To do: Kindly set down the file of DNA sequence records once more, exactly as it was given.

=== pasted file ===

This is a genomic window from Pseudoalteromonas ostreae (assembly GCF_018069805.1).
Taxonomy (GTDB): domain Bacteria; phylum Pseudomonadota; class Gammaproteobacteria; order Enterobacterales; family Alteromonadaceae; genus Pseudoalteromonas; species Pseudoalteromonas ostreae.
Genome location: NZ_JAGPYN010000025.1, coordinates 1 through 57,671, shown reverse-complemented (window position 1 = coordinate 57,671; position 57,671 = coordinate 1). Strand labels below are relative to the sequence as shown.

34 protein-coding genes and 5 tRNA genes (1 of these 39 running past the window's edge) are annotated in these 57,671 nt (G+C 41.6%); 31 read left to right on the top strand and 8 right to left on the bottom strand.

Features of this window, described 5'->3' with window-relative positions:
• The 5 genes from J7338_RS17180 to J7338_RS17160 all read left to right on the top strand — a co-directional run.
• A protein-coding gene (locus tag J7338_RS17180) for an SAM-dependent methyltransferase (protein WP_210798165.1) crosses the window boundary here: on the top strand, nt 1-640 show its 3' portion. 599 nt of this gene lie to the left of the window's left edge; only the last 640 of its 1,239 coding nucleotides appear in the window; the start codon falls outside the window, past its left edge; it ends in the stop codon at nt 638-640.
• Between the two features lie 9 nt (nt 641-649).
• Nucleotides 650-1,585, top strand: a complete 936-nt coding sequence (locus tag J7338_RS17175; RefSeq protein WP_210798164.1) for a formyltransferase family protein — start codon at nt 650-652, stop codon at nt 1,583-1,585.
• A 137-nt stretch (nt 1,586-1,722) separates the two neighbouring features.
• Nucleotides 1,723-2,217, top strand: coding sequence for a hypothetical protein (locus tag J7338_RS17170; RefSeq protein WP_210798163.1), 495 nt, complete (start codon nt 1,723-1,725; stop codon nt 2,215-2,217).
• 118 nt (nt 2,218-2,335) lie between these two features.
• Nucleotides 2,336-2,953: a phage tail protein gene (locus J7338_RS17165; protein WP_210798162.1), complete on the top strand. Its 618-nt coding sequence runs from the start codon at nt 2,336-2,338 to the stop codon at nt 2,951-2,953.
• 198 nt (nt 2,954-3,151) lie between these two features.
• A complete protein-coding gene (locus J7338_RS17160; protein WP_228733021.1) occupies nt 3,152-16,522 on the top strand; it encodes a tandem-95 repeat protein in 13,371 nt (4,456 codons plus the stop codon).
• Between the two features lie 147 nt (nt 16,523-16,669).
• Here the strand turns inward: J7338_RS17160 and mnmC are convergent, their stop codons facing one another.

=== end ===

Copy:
This is a genomic window from Pseudoalteromonas ostreae (assembly GCF_018069805.1).
Taxonomy (GTDB): domain Bacteria; phylum Pseudomonadota; class Gammaproteobacteria; order Enterobacterales; family Alteromonadaceae; genus Pseudoalteromonas; species Pseudoalteromonas ostreae.
Genome location: NZ_JAGPYN010000025.1, coordinates 1 through 57,671, shown reverse-complemented (window position 1 = coordinate 57,671; position 57,671 = coordinate 1). Strand labels below are relative to the sequence as shown.

34 protein-coding genes and 5 tRNA genes (1 of these 39 running past the window's edge) are annotated in these 57,671 nt (G+C 41.6%); 31 read left to right on the top strand and 8 right to left on the bottom strand.

Features of this window, described 5'->3' with window-relative positions:
• The 5 genes from J7338_RS17180 to J7338_RS17160 all read left to right on the top strand — a co-directional run.
• A protein-coding gene (locus tag J7338_RS17180) for an SAM-dependent methyltransferase (protein WP_210798165.1) crosses the window boundary here: on the top strand, nt 1-640 show its 3' portion. 599 nt of this gene lie to the left of the window's left edge; only the last 640 of its 1,239 coding nucleotides appear in the window; the start codon falls outside the window, past its left edge; it ends in the stop codon at nt 638-640.
• Between the two features lie 9 nt (nt 641-649).
• Nucleotides 650-1,585, top strand: a complete 936-nt coding sequence (locus tag J7338_RS17175; RefSeq protein WP_210798164.1) for a formyltransferase family protein — start codon at nt 650-652, stop codon at nt 1,583-1,585.
• A 137-nt stretch (nt 1,586-1,722) separates the two neighbouring features.
• Nucleotides 1,723-2,217, top strand: coding sequence for a hypothetical protein (locus tag J7338_RS17170; RefSeq protein WP_210798163.1), 495 nt, complete (start codon nt 1,723-1,725; stop codon nt 2,215-2,217).
• 118 nt (nt 2,218-2,335) lie between these two features.
• Nucleotides 2,336-2,953: a phage tail protein gene (locus J7338_RS17165; protein WP_210798162.1), complete on the top strand. Its 618-nt coding sequence runs from the start codon at nt 2,336-2,338 to the stop codon at nt 2,951-2,953.
• 198 nt (nt 2,954-3,151) lie between these two features.
• A complete protein-coding gene (locus J7338_RS17160; protein WP_228733021.1) occupies nt 3,152-16,522 on the top strand; it encodes a tandem-95 repeat protein in 13,371 nt (4,456 codons plus the stop codon).
• Between the two features lie 147 nt (nt 16,523-16,669).
• Here the strand turns inward: J7338_RS17160 and mnmC are convergent, their stop codons facing one another.